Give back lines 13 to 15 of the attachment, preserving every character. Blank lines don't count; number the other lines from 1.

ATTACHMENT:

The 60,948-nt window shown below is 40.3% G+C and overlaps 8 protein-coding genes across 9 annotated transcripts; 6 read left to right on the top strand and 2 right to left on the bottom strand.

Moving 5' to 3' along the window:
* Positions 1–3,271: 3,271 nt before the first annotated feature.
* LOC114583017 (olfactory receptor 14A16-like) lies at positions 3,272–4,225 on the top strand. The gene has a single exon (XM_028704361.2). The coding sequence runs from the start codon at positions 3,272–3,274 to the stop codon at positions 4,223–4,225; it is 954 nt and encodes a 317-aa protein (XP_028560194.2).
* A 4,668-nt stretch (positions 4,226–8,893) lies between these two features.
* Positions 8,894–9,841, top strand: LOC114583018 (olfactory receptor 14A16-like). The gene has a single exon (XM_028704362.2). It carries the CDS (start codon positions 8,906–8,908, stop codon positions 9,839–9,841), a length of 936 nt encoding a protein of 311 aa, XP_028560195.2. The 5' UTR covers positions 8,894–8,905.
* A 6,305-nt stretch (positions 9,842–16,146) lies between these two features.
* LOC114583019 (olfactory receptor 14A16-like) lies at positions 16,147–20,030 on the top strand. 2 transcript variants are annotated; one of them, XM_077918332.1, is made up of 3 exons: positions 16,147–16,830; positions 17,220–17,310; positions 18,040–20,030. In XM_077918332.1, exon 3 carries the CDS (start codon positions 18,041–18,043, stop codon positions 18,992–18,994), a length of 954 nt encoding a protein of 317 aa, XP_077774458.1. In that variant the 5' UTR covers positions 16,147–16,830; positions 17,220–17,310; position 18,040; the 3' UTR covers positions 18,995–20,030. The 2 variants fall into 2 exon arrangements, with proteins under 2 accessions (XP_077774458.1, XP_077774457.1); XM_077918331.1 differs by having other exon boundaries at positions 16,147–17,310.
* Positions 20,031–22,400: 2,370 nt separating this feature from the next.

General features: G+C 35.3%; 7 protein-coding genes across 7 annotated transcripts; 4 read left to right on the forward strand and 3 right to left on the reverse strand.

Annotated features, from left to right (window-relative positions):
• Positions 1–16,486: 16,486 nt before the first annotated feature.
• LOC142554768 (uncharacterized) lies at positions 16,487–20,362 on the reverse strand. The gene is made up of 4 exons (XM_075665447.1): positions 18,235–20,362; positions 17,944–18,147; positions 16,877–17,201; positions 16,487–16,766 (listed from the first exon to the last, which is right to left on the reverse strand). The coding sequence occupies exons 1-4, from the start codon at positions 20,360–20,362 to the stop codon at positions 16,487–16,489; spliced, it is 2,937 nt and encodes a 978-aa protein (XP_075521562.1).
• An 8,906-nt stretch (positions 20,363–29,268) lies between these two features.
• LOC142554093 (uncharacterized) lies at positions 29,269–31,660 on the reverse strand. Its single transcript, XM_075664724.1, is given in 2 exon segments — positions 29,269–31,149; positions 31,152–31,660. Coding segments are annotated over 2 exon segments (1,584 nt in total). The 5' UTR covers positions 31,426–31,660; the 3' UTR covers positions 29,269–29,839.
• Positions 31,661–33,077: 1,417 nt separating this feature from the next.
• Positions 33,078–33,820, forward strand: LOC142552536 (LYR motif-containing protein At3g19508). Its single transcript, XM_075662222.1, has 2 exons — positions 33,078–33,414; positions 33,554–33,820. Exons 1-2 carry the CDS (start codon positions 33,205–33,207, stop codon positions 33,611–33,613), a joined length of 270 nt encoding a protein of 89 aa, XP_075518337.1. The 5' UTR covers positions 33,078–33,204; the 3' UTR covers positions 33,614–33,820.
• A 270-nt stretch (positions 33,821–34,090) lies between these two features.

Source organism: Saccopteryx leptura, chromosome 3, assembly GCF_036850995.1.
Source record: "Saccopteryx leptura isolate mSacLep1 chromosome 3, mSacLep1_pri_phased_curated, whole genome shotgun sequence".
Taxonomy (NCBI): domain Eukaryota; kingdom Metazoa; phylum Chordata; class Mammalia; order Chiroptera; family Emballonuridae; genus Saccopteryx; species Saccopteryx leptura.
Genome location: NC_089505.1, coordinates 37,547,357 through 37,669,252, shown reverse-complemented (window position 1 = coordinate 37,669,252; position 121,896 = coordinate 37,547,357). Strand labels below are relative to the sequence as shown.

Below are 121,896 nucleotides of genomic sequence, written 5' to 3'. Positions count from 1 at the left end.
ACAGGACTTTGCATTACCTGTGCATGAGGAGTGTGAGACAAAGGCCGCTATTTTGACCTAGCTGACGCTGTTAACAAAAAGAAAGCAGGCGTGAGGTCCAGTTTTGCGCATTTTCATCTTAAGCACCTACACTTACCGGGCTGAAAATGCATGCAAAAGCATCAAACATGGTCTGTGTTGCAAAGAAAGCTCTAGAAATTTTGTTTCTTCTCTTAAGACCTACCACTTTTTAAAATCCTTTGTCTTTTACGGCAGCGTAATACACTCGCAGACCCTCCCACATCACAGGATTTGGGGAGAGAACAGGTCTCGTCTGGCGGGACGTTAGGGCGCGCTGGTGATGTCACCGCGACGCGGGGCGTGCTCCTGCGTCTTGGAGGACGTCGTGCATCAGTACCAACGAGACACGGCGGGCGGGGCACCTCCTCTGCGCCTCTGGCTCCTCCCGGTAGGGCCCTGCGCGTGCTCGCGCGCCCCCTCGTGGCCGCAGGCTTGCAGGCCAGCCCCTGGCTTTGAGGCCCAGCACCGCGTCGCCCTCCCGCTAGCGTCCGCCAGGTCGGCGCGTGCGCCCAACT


• LOC142554768 (uncharacterized) lies at positions 16,487–20,362 on the reverse strand. The gene is made up of 4 exons (XM_075665447.1): positions 18,235–20,362; positions 17,944–18,147; positions 16,877–17,201; positions 16,487–16,766 (listed from the first exon to the last, which is right to left on the reverse strand). The coding sequence occupies exons 1-4, from the start codon at positions 20,360–20,362 to the stop codon at positions 16,487–16,489; spliced, it is 2,937 nt and encodes a 978-aa protein (XP_075521562.1).
• An 8,906-nt stretch (positions 20,363–29,268) lies between these two features.
• LOC142554093 (uncharacterized) lies at positions 29,269–31,660 on the reverse strand. Its single transcript, XM_075664724.1, is given in 2 exon segments — positions 29,269–31,149; positions 31,152–31,660. Coding segments are annotated over 2 exon segments (1,584 nt in total). The 5' UTR covers positions 31,426–31,660; the 3' UTR covers positions 29,269–29,839.